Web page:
Before we discuss this lesson, we need a prior understanding of the Indicators.
When an crude oil is overbought or oversold, it is shown by the ( RSI ) Relative strength index, which is an oscillating indicator.
By comparing the price action over a period of time (usually 14 periods) enables the indicator to show if the price has become significally high or low.
This can find out when a current trend may be coming to an end or when a new trend may be forming.
The RSI helps to time the entries and exits to maximize profits before there is a rise or fall in price.
The illustration chart below depicts the RSI indicator
We can observe that the indicator appears below the chart.It is made up of a single line that moves between two levels – 0 and 100. In the middle of the chart is the 50 level.
Using the 50 level to show buying and selling power
A movement above 50 shows that more traders are buying the crude oil than selling, and are driving the price up.
If the RSI moves below 50, it shows that more traders are selling than buying, and are driving the price down.
The illustartion chart depicts the RSI level above 50, indicating there are more buyers than sellers:
Number 1: RSI over the 50 level, indicating more buyers in the market.
When the line is below 30, a downtrend is likely to come to an end.
RSI reaches 30 levels then there will be Potential long opportunity advisable.
If reach higher above 70 -80 Level there will be indication overbought condition better exit the long entry as preferable .
Using the 30 and 70 level to see overbought and oversold conditions
RSI begins to approach the 30 level - likely that the downtrend is ending.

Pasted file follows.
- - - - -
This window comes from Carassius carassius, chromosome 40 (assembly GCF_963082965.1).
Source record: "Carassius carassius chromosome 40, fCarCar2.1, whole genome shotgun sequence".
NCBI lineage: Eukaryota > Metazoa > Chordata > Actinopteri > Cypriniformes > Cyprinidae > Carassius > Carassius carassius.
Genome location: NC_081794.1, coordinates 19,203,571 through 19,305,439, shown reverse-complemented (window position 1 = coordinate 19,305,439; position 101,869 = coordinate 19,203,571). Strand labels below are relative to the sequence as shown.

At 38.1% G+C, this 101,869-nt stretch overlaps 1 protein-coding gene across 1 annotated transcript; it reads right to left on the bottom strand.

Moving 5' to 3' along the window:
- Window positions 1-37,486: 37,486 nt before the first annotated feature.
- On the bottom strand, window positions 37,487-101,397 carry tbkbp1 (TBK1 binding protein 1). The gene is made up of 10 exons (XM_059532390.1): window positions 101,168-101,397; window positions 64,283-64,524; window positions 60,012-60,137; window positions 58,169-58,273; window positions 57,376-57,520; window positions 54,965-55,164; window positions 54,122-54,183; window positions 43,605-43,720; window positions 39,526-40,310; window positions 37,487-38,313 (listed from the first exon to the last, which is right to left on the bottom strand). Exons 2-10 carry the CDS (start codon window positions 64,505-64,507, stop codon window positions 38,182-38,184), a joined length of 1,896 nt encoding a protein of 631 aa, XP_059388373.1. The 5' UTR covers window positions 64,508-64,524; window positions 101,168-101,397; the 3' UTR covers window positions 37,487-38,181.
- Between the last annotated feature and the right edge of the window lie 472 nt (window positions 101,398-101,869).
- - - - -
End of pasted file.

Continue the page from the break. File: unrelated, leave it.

RSI begins to approach the 70 level - likely that the uptrend is ending.
This is the point marked where the crude oil is overbought or oversold.
Sometimes overbought condition will be extended above the level like 75/25 or even 80/20 levels to mark overbought and oversold conditions.
This is illustrated in the chart below
Number 1:RSI moves above 70 – the up trend comes to an end.
We can use the RSI to also exit your position when it is indicating the end of a trend.
Using the RSI indicator for exits
Changing the RSI settings
The setting of the RSI indicator can be changed to make it more (or less) sensitive to the change in price action.
Increasing the setting makes the RSI less sensitive and results in fewer instances of the crude oil being identified as overbought or oversold.
It is more difficult to identify shifts in trend direction.We can notice that the indicator mostly never signals an overbought or oversold scenario which shows the indicator ineffective.
The illustration above shows that with the setting at half the standard rate, the indicator line switches between overbought and oversold more often.
Lower interval settings – the indicator will pick up more signals, although there may be more false signals.
The overbought and oversold conditions can be found out earlier by reducing the settings. But at the same time we are prone to receive more false signals.
Most traders do not change the standard setting from 14, as this is the level that gives them the most useful and reliable information.
An overview of the lesson discussed so far….
When an crude oil is overbought or oversold, it is shown by the (RSI) Relative strength index, which is an oscillating indicator.
The entry and exits can be timed using the RSI.
The RSI shows there are more buyers in the market when it moves above the 50 line. It shows there are more sellers in the market when it moves below the 50 line.
When the RSI goes below 30, this indicates that the crude oil is oversold and the downtrend is likely to end. RSI moves between two levels – 0 and 100, with the 50 line in the middle.
When the RSI goes above 70, this indicates that the crude oil is overbought and the uptrend is likely to end.
We can change the settings to make the indicator more (or less) sensitive to price movement.
Increasing the setting makes the indicator less sensitive and shows few instances of overbought and oversold conditions.
Decreasing the setting makes the indicator more sensitive and shows more instances of overbought and oversold conditions, but provides more false signals.
The standard setting of 14 periods normally give the best results.